3 Responses to “ Plain Jane vs The Urban Glamazon ”

  1. This post is relevant in so many ways because like you stated Social Media has given a lot of people men and women the platform to bash women on whether they wear makeup or weave this or that. I observe a lot on twitter woman that are so quick to judge others yet everything about them is superficial which is funny yet crazy to me. Why is it that women feel the need to uplift themselves by trying to compare themselves with others. I always felt like if you want to wear weave in your head 365 days a year then so be it, and if you wear makeup morning, noon, and night then that is your business but don’t try to put yourself on a platform. Enjoyed this read!

  2. “All women can find their respective place within the spectrum of femininity. ”

    I have to say that during the initial phase of my transition to unprocessed hair (10 years ago), I was judgmental, self-righteous and condescending towards women who I believed did not embrace or accept their “natural” beauty. My girlfriends and I all went through a similar stage!

    As I matured I realized that the more I grew to understand my inner-beauty and found ways to express it through fashion, music, interior decorating, etc. the more “open” my mind became to the various forms black beauty is expressed and understood. It’s about my mood, the season, my budget (smile) and most of all not hanging on to a static view of what beauty is or supposed to be. I have girlfriends with unprocessed hair who wear weaves, fabulous wigs, extensions and flat iron their hair if the mood hits them. I found myself flirting with the idea of a curly-wig for the summer just because I wanted something “new” and to experiment with a different look/energy.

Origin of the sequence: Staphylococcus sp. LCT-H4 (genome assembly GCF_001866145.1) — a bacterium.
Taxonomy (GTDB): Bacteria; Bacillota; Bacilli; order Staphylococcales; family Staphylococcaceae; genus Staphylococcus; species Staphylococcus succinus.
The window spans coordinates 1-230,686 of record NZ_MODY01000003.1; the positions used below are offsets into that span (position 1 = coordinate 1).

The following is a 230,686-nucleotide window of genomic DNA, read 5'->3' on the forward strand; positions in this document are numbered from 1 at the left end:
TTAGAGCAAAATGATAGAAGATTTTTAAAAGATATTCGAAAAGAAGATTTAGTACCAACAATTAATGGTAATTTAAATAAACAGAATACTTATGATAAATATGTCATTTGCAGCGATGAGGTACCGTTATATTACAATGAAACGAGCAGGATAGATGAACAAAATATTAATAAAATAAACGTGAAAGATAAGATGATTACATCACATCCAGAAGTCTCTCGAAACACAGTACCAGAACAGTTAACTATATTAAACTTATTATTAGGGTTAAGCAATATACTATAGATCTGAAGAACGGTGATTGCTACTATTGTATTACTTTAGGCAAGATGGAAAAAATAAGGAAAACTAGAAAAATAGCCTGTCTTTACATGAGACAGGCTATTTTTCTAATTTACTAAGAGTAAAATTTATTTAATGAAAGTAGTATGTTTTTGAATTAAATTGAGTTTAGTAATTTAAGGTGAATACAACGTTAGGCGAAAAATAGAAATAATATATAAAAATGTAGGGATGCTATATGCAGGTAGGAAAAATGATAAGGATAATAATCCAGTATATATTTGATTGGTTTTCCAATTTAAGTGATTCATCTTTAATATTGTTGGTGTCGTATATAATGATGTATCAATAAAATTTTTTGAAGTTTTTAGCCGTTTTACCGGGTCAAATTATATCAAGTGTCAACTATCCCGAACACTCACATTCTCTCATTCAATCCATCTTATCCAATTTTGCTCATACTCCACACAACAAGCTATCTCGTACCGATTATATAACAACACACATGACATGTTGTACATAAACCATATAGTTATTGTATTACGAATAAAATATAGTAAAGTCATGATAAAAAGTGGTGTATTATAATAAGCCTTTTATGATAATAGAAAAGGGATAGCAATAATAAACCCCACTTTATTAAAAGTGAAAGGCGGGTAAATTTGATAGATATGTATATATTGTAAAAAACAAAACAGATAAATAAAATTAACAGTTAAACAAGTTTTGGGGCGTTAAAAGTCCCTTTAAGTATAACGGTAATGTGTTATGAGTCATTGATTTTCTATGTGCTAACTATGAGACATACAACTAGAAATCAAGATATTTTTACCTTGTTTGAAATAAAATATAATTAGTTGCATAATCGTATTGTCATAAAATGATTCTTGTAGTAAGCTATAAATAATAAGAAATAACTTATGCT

All of this boils down to personal growth, owning our ideas of beauty and feeling bold enough to express them in which ever ways we feel lead!

  3. For me it’s about finding balance. I love my makeup and my heels and getting all dressed up but it was always equally important to me that the guy I was interested in would see me without makeup, frizzy hair, and even sweaty after a good basketball game or a good workout at the gym. These are all sides of me. No surprises.